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of 1.3 billion people on the other side of the world. cuba is 90 miles from florida with an enormous community in florida. are waiting to support freedom of expression. i think that to compare china to cuba, it is beyond apples and oranges. it is 1.3 billion people. is other thing i would say that some of the same people who draw these comparisons to policies and that they don't seem to have a problem with us having an ambassador in china. we have trade with china. they are saying that we have it -- we should have no trade with anything.iplomatic we would not tell americans that they cannot travel to china because it is a one-party state. carnival cruise ships, is
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that what you're talking about? do you want to see regime change in cuba brought about through openness? a2 nominee of openness that the cuban government cannot d -- withstand? ben: we have wanted to dictate who runs cuba in the back. we wrote a constitution that allows us to overthrow the government whenever we want to. that is wrong. we'll support the process of democracy in cuba. we appear to want to inflict regime change. what do i believe as more cruise lines are going down there, there will be an exchange of
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ideas. they will be an exchange of resources and ultimately the human people will be in a better position to make decisions about their own future with that connectivity. how far do you think the intelligence community in stealhow will the dude to off cubans from their cuban american cousins who are coming over with not only material products but with ideas. how do you -- how strongly will they respond to that? then: they will try. maintain control of the politics in their country. on the other hand, they need revenue. the only way that they can do that to sustain the system is through an opening to the united states and the rest of the world. i believe that ultimately the incentive for change lead raul castro to take a step that he has always taken.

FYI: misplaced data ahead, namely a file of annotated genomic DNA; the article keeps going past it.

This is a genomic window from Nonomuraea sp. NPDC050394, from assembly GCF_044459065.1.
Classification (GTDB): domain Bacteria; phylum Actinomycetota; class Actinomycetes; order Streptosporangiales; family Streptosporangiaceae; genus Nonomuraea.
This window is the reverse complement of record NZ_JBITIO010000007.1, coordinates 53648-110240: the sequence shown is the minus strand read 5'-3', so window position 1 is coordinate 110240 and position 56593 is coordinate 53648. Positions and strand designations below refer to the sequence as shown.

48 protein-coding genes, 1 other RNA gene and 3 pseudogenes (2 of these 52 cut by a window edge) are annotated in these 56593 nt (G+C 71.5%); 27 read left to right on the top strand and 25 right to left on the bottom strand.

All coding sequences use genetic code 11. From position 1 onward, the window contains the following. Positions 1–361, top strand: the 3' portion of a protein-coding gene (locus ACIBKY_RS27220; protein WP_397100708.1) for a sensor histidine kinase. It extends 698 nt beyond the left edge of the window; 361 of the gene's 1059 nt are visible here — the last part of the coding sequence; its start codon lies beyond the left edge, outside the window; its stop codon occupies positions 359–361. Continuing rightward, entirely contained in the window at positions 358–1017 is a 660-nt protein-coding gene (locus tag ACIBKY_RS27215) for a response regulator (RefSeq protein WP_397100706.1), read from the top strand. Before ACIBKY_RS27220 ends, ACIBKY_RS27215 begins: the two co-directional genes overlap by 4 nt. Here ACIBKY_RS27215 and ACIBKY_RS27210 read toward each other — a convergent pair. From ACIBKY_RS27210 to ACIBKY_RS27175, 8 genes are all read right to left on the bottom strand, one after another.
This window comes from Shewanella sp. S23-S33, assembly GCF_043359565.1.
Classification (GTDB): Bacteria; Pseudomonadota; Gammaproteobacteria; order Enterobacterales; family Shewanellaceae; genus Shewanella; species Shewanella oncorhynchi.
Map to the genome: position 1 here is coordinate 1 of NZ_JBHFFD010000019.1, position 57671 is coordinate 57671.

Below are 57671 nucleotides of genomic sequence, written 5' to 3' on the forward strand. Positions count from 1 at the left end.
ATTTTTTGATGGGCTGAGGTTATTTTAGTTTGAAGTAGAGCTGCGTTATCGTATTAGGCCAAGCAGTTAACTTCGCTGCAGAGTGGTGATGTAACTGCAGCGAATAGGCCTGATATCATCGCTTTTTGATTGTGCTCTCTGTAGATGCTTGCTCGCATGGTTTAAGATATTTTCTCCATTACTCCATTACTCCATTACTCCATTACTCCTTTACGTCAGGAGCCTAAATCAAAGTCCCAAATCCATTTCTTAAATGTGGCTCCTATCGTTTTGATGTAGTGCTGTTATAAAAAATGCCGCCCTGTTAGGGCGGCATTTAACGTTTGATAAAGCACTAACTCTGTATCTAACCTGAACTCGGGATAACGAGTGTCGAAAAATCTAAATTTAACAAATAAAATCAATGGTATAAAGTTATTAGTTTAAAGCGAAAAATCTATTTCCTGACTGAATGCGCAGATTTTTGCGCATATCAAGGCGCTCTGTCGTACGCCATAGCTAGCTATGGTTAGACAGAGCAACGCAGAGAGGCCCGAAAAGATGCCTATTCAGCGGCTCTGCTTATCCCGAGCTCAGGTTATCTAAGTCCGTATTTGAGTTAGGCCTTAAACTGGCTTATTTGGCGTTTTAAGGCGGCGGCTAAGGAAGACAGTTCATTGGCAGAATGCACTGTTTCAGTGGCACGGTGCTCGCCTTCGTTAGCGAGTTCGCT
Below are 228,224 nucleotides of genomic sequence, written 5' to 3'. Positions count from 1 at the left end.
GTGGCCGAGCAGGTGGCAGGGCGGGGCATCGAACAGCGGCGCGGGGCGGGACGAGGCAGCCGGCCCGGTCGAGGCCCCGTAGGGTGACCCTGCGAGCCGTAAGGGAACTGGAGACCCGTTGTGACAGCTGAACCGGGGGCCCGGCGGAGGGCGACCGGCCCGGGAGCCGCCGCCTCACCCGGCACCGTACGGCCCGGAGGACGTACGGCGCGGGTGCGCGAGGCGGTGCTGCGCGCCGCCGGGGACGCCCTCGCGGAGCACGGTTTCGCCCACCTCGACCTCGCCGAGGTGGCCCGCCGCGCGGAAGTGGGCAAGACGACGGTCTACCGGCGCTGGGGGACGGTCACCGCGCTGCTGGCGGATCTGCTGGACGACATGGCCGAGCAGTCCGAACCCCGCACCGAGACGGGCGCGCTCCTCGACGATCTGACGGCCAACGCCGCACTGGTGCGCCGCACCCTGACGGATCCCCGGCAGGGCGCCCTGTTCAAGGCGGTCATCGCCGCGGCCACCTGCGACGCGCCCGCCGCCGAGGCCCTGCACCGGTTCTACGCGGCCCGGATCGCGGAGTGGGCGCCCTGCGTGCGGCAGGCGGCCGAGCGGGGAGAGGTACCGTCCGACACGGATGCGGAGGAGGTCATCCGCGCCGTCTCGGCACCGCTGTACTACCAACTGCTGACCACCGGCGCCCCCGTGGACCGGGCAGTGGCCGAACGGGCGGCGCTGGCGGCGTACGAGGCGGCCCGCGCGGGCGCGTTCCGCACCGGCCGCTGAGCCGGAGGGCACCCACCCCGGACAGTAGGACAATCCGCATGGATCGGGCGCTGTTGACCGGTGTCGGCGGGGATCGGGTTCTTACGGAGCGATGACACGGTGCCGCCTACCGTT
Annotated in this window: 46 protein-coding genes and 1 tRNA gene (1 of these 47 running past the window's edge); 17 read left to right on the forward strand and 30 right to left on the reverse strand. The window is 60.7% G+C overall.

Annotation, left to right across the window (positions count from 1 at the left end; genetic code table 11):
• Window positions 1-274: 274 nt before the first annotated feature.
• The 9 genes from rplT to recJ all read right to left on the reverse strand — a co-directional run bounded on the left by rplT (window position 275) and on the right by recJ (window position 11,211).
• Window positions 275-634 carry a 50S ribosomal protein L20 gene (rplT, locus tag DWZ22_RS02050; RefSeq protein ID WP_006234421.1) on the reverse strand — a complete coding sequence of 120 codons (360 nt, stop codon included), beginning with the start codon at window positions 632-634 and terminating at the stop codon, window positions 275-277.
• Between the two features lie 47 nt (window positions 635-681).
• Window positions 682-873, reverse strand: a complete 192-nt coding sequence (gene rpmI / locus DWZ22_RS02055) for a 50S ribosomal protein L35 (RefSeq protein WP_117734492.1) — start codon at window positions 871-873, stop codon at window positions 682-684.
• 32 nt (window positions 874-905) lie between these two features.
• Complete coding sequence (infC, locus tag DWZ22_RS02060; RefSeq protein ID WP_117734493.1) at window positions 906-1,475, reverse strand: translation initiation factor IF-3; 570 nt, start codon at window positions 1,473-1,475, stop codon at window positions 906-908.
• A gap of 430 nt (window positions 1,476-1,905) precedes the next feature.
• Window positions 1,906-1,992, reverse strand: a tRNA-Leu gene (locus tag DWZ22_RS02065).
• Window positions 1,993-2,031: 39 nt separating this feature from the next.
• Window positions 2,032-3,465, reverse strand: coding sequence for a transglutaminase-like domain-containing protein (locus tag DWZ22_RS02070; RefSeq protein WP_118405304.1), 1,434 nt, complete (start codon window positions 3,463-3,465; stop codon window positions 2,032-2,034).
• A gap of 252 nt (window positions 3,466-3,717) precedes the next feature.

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in some ways, he has already gone down a path where their revenue model depends on international engagement. international travel. that is ultimately going to be a magnet for them to make needed reforms starting in the economy. economic reforms breed interconnectivity, debris internet access, access to new ideas from people who are traveling there. i think that will put cuban people in the position -- jeffrey: does it resemble a multiparty democracy with a free market system? any chance of that question mark ben: there is a u.s. policy that we wait and squeeze. we have tested that and it failed. i think we are better positioned to help. if we wait, it is easier for
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them to seal the country. jeffrey: when you did engage, you did not distract from the jails. what did you get in terms of human rights from the cuban government in response to your opportunity opened diplomatic relations? allowed a number of high-profile prisoners to travel. that is 53 more people who would not have gotten out of prison otherwise. the on that, they have increased internet connectivity. but they also did was agreed to establish diplomatic relationships with us. now we have agencies who are down there on the ground working with them. we have businesses like cisco who has a tech academy down there. you have a cuban cancer vaccine in the next days. all these things are good for people. i think ultimately, the step toward normalization, opening to